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Publication numberUS1783047 A
Publication typeGrant
Publication dateNov 25, 1930
Filing dateJun 1, 1927
Priority dateJun 1, 1927
Publication numberUS 1783047 A, US 1783047A, US-A-1783047, US1783047 A, US1783047A
InventorsLewis C Marshall
Original AssigneeLewis C Marshall
Export CitationBiBTeX, EndNote, RefMan
External Links: USPTO, USPTO Assignment, Espacenet
Method of making steel piston rings
US 1783047 A
Abstract  available in
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Claims  available in
Description  (OCR text may contain errors)

Nov. 25,-..1930. L. c. MARSHALL 83,047

METHOD OF MAKING STEEL PISTON RINGS Filed June 1, 1927 2 Sheets-Sheet 1 [at lewis amamskaa b a Q Nov. 25, 1930. c. MARSHALL 1,733,047

METHOD OF MAKING STEEL PISTON RINGS Filed June 1. 192' 2 Sheets-Sheet 2 t M m 26 f R a/ Mk9 a5 .2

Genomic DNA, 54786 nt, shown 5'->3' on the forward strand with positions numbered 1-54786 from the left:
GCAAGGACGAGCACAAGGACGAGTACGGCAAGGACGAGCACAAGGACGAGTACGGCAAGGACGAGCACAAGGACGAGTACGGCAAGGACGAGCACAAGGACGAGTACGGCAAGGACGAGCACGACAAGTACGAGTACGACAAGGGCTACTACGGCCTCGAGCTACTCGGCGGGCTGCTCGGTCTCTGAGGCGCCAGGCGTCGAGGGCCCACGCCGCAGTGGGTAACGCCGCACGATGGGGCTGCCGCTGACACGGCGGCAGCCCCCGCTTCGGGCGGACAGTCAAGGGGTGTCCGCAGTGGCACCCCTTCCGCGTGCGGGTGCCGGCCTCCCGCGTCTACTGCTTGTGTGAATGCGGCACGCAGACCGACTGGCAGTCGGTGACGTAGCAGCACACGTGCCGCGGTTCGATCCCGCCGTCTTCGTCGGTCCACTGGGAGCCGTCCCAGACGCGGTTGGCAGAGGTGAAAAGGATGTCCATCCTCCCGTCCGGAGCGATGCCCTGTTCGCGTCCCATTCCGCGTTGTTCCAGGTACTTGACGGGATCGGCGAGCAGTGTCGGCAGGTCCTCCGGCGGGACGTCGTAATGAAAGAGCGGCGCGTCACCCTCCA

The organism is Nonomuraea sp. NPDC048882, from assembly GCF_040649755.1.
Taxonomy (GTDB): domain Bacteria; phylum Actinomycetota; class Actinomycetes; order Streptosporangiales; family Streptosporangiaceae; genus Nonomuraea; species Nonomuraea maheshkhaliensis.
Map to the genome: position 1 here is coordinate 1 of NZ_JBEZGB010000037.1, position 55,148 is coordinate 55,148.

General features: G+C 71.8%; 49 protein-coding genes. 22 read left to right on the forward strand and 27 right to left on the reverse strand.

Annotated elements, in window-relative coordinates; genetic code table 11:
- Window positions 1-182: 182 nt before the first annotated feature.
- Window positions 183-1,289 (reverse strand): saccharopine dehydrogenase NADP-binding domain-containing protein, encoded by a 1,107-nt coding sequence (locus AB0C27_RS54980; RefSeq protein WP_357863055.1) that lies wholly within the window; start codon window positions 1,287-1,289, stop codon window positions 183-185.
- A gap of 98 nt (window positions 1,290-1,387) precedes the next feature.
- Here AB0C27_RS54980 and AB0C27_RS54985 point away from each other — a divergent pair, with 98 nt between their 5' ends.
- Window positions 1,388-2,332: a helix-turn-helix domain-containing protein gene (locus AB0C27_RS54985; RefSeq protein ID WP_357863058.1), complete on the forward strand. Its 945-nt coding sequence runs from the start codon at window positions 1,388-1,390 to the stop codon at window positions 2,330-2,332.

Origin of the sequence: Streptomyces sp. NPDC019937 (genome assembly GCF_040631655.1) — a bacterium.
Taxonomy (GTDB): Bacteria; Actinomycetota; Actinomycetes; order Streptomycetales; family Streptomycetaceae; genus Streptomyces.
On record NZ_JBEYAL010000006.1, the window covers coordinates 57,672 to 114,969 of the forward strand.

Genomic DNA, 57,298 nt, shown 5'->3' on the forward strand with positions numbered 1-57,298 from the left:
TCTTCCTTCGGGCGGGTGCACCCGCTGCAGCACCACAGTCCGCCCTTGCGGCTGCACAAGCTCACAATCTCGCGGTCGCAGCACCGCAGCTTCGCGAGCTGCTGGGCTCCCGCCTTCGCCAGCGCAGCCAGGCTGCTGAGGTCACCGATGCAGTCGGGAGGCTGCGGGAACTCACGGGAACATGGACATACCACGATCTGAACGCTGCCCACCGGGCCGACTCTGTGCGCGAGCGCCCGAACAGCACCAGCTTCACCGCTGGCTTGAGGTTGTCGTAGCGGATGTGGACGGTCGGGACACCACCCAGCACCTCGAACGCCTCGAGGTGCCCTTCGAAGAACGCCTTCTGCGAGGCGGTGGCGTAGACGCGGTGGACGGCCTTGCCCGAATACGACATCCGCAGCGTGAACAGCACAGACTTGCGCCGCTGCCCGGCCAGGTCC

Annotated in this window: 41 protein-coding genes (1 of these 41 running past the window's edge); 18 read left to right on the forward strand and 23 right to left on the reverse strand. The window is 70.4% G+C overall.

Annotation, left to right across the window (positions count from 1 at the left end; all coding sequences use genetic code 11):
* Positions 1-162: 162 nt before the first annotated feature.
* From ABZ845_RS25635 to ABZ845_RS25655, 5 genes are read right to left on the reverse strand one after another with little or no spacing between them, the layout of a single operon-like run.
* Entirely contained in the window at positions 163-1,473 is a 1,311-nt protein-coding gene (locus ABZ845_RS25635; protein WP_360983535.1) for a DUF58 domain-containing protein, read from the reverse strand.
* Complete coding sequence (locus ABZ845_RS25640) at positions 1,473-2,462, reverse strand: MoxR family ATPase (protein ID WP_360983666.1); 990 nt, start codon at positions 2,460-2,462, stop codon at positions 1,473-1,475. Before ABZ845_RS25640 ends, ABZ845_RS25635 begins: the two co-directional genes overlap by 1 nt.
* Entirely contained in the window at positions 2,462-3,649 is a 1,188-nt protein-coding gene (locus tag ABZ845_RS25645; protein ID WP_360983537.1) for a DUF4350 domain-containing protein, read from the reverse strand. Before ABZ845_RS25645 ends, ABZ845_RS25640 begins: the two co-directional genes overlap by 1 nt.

I Patented] Nov. 25,-

PATENT orFlcE :cEwIs c. MARSHALL, or wenronnrmssnonnsnrrs METHOD OI MAKINGSTEEL PISTON RINGS Application filed me '1, 1927. "serial no. 195,720.

' This invention pertains to piston ringsfor internal combustion engines and the like and I more particularly to; a method of making such rings from hard steel wire or rod. In my copending application Serial,No.. 62,825, filed-v O ctober 10, 1925, I have described my discovery that piston rings of hard steel or steel alloy having physical characteristics similar to that of steel ofat least 0.5% carbon (or peferably steel of approximately0.65% car v bon) form a good'working surface in contact with the cylinder wall and exhibit no tendency to score the cylinder wall. In said application I have also described one desirable process-of producing suchrings and apparatus useful in performing such process. In